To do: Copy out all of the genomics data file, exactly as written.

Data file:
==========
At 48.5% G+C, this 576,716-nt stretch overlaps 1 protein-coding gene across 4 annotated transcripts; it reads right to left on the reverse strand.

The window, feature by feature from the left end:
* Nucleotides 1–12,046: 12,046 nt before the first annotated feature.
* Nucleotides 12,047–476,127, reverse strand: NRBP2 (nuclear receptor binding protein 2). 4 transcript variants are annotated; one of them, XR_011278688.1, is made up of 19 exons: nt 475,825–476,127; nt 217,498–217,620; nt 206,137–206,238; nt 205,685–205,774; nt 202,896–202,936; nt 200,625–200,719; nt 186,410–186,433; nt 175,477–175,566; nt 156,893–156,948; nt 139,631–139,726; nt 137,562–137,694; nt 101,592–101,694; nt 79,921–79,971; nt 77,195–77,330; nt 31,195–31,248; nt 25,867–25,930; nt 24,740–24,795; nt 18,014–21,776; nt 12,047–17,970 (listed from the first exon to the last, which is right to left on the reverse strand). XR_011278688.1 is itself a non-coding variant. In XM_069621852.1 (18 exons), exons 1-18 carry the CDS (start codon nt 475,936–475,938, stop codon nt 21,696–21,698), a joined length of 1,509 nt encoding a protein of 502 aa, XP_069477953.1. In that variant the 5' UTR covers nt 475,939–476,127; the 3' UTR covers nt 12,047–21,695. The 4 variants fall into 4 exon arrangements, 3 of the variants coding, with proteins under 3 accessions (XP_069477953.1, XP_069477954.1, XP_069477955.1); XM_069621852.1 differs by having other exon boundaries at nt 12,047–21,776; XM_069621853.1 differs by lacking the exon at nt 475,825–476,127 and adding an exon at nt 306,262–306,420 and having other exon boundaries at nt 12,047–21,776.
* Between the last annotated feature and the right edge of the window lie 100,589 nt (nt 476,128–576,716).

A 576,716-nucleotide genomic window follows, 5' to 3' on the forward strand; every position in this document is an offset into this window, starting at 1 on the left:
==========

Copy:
At 48.5% G+C, this 576,716-nt stretch overlaps 1 protein-coding gene across 4 annotated transcripts; it reads right to left on the reverse strand.

The window, feature by feature from the left end:
* Nucleotides 1–12,046: 12,046 nt before the first annotated feature.
* Nucleotides 12,047–476,127, reverse strand: NRBP2 (nuclear receptor binding protein 2). 4 transcript variants are annotated; one of them, XR_011278688.1, is made up of 19 exons: nt 475,825–476,127; nt 217,498–217,620; nt 206,137–206,238; nt 205,685–205,774; nt 202,896–202,936; nt 200,625–200,719; nt 186,410–186,433; nt 175,477–175,566; nt 156,893–156,948; nt 139,631–139,726; nt 137,562–137,694; nt 101,592–101,694; nt 79,921–79,971; nt 77,195–77,330; nt 31,195–31,248; nt 25,867–25,930; nt 24,740–24,795; nt 18,014–21,776; nt 12,047–17,970 (listed from the first exon to the last, which is right to left on the reverse strand). XR_011278688.1 is itself a non-coding variant. In XM_069621852.1 (18 exons), exons 1-18 carry the CDS (start codon nt 475,936–475,938, stop codon nt 21,696–21,698), a joined length of 1,509 nt encoding a protein of 502 aa, XP_069477953.1. In that variant the 5' UTR covers nt 475,939–476,127; the 3' UTR covers nt 12,047–21,695. The 4 variants fall into 4 exon arrangements, 3 of the variants coding, with proteins under 3 accessions (XP_069477953.1, XP_069477954.1, XP_069477955.1); XM_069621852.1 differs by having other exon boundaries at nt 12,047–21,776; XM_069621853.1 differs by lacking the exon at nt 475,825–476,127 and adding an exon at nt 306,262–306,420 and having other exon boundaries at nt 12,047–21,776.
* Between the last annotated feature and the right edge of the window lie 100,589 nt (nt 476,128–576,716).

A 576,716-nucleotide genomic window follows, 5' to 3' on the forward strand; every position in this document is an offset into this window, starting at 1 on the left: